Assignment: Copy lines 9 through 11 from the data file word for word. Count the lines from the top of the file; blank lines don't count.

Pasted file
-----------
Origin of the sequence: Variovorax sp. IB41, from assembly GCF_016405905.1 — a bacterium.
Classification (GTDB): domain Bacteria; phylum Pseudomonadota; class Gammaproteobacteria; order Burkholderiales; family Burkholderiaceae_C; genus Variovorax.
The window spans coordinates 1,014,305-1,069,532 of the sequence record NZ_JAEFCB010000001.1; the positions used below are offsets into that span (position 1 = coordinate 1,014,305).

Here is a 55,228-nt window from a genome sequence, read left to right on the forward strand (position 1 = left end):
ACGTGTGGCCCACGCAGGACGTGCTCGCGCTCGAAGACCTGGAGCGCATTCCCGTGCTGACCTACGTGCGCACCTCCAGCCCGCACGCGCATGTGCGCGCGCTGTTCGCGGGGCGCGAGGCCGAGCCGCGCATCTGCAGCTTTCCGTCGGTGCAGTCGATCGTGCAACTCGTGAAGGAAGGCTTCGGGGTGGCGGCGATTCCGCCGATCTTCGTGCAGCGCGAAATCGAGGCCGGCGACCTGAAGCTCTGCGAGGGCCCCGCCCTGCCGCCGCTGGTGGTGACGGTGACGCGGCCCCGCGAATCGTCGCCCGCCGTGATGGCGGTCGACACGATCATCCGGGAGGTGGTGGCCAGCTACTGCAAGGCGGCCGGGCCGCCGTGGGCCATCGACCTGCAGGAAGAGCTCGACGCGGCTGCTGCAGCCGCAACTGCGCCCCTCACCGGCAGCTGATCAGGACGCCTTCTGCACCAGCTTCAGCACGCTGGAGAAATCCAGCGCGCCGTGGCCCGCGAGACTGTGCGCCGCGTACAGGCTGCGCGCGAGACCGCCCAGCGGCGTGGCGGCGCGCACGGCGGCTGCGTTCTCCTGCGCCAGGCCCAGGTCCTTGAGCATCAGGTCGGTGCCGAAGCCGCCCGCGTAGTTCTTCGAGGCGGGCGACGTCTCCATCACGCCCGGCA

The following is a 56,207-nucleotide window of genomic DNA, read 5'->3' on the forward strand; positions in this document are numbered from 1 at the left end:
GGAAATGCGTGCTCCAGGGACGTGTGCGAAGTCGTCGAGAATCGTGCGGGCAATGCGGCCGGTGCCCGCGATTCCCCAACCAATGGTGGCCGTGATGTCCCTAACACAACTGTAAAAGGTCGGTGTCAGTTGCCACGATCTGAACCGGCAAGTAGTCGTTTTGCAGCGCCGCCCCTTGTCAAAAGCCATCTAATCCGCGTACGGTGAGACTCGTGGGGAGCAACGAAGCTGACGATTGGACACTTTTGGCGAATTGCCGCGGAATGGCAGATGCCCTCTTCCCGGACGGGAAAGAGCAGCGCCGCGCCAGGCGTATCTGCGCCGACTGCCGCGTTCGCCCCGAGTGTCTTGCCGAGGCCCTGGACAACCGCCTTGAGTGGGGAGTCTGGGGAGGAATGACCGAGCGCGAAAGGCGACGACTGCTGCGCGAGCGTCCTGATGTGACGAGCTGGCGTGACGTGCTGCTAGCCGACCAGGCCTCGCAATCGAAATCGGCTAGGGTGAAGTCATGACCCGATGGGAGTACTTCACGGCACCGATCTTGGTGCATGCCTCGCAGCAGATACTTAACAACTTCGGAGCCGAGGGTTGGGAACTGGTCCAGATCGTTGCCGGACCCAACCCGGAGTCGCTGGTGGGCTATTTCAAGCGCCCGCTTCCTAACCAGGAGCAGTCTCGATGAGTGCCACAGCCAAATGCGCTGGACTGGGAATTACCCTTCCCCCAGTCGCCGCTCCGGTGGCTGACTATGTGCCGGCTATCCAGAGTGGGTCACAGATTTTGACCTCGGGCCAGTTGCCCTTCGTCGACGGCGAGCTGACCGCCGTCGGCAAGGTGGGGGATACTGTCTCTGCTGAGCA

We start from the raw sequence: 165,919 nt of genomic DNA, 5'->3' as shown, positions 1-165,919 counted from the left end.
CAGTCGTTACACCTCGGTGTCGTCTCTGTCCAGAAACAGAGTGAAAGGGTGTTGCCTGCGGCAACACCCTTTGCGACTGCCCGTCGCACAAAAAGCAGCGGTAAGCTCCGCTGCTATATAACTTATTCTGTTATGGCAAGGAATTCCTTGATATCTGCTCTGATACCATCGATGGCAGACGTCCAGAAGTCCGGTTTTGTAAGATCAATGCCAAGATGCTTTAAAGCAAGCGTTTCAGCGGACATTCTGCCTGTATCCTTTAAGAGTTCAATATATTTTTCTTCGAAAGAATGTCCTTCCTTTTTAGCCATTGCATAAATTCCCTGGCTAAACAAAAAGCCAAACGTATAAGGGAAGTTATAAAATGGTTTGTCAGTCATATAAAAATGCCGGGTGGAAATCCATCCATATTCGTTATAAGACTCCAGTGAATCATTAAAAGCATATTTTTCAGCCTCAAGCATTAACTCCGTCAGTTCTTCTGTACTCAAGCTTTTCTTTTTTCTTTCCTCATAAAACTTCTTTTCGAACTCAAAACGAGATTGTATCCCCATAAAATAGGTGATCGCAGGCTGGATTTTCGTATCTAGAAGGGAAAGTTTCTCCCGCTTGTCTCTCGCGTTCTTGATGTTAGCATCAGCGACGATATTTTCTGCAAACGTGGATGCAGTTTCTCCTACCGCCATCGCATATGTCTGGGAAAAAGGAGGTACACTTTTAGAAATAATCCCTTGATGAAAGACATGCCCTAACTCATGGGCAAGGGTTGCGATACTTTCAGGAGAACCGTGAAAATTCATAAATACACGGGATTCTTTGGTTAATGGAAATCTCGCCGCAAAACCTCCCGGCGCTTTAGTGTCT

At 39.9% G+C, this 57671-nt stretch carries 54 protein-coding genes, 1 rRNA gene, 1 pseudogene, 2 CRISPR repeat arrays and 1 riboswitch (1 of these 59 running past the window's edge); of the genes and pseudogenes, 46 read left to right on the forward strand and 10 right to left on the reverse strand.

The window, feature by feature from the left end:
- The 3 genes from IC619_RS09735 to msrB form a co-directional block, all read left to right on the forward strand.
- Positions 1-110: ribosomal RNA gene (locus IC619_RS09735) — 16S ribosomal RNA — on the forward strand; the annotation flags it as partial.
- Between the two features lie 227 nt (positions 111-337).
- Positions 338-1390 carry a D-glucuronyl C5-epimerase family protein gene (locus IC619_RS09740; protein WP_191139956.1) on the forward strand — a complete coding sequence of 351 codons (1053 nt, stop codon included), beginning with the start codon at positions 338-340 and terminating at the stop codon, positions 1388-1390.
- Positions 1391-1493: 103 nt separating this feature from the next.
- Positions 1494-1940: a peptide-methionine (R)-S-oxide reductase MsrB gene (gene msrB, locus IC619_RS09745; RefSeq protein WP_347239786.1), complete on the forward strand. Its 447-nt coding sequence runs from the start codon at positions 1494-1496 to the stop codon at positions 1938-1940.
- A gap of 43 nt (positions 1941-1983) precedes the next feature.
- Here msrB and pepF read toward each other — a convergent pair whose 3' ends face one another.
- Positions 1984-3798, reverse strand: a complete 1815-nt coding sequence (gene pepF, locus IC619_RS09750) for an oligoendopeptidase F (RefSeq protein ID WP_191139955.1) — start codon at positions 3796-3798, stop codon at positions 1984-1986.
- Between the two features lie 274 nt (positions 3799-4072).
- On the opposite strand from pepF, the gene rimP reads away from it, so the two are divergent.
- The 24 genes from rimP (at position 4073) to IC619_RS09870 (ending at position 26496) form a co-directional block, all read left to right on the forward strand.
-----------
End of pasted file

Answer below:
CAGTCGTTACACCTCGGTGTCGTCTCTGTCCAGAAACAGAGTGAAAGGGTGTTGCCTGCGGCAACACCCTTTGCGACTGCCCGTCGCACAAAAAGCAGCGGTAAGCTCCGCTGCTATATAACTTATTCTGTTATGGCAAGGAATTCCTTGATATCTGCTCTGATACCATCGATGGCAGACGTCCAGAAGTCCGGTTTTGTAAGATCAATGCCAAGATGCTTTAAAGCAAGCGTTTCAGCGGACATTCTGCCTGTATCCTTTAAGAGTTCAATATATTTTTCTTCGAAAGAATGTCCTTCCTTTTTAGCCATTGCATAAATTCCCTGGCTAAACAAAAAGCCAAACGTATAAGGGAAGTTATAAAATGGTTTGTCAGTCATATAAAAATGCCGGGTGGAAATCCATCCATATTCGTTATAAGACTCCAGTGAATCATTAAAAGCATATTTTTCAGCCTCAAGCATTAACTCCGTCAGTTCTTCTGTACTCAAGCTTTTCTTTTTTCTTTCCTCATAAAACTTCTTTTCGAACTCAAAACGAGATTGTATCCCCATAAAATAGGTGATCGCAGGCTGGATTTTCGTATCTAGAAGGGAAAGTTTCTCCCGCTTGTCTCTCGCGTTCTTGATGTTAGCATCAGCGACGATATTTTCTGCAAACGTGGATGCAGTTTCTCCTACCGCCATCGCATATGTCTGGGAAAAAGGAGGTACACTTTTAGAAATAATCCCTTGATGAAAGACATGCCCTAACTCATGGGCAAGGGTTGCGATACTTTCAGGAGAACCGTGAAAATTCATAAATACACGGGATTCTTTGGTTAATGGAAATCTCGCCGCAAAACCTCCCGGCGCTTTAGTGTCT

At 39.9% G+C, this 57671-nt stretch carries 54 protein-coding genes, 1 rRNA gene, 1 pseudogene, 2 CRISPR repeat arrays and 1 riboswitch (1 of these 59 running past the window's edge); of the genes and pseudogenes, 46 read left to right on the forward strand and 10 right to left on the reverse strand.

The window, feature by feature from the left end: